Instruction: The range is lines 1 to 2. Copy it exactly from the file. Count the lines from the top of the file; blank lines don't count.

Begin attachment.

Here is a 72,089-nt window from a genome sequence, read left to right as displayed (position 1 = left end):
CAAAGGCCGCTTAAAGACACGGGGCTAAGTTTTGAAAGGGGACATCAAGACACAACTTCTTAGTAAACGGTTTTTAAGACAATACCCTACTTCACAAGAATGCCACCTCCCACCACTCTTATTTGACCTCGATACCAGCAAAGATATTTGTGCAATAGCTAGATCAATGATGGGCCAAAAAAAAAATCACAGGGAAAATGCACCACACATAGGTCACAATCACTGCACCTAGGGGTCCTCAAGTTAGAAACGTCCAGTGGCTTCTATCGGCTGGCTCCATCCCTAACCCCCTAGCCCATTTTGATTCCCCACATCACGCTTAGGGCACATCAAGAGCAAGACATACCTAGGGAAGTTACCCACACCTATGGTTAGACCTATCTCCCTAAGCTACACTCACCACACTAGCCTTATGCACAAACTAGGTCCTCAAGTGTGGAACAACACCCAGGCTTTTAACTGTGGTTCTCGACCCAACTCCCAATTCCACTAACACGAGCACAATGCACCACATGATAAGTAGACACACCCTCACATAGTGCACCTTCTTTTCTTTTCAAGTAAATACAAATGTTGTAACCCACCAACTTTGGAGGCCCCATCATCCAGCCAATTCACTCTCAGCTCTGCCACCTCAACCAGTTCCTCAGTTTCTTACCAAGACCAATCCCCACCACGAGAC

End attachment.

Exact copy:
Here is a 72,089-nt window from a genome sequence, read left to right as displayed (position 1 = left end):
CAAAGGCCGCTTAAAGACACGGGGCTAAGTTTTGAAAGGGGACATCAAGACACAACTTCTTAGTAAACGGTTTTTAAGACAATACCCTACTTCACAAGAATGCCACCTCCCACCACTCTTATTTGACCTCGATACCAGCAAAGATATTTGTGCAATAGCTAGATCAATGATGGGCCAAAAAAAAAATCACAGGGAAAATGCACCACACATAGGTCACAATCACTGCACCTAGGGGTCCTCAAGTTAGAAACGTCCAGTGGCTTCTATCGGCTGGCTCCATCCCTAACCCCCTAGCCCATTTTGATTCCCCACATCACGCTTAGGGCACATCAAGAGCAAGACATACCTAGGGAAGTTACCCACACCTATGGTTAGACCTATCTCCCTAAGCTACACTCACCACACTAGCCTTATGCACAAACTAGGTCCTCAAGTGTGGAACAACACCCAGGCTTTTAACTGTGGTTCTCGACCCAACTCCCAATTCCACTAACACGAGCACAATGCACCACATGATAAGTAGACACACCCTCACATAGTGCACCTTCTTTTCTTTTCAAGTAAATACAAATGTTGTAACCCACCAACTTTGGAGGCCCCATCATCCAGCCAATTCACTCTCAGCTCTGCCACCTCAACCAGTTCCTCAGTTTCTTACCAAGACCAATCCCCACCACGAGAC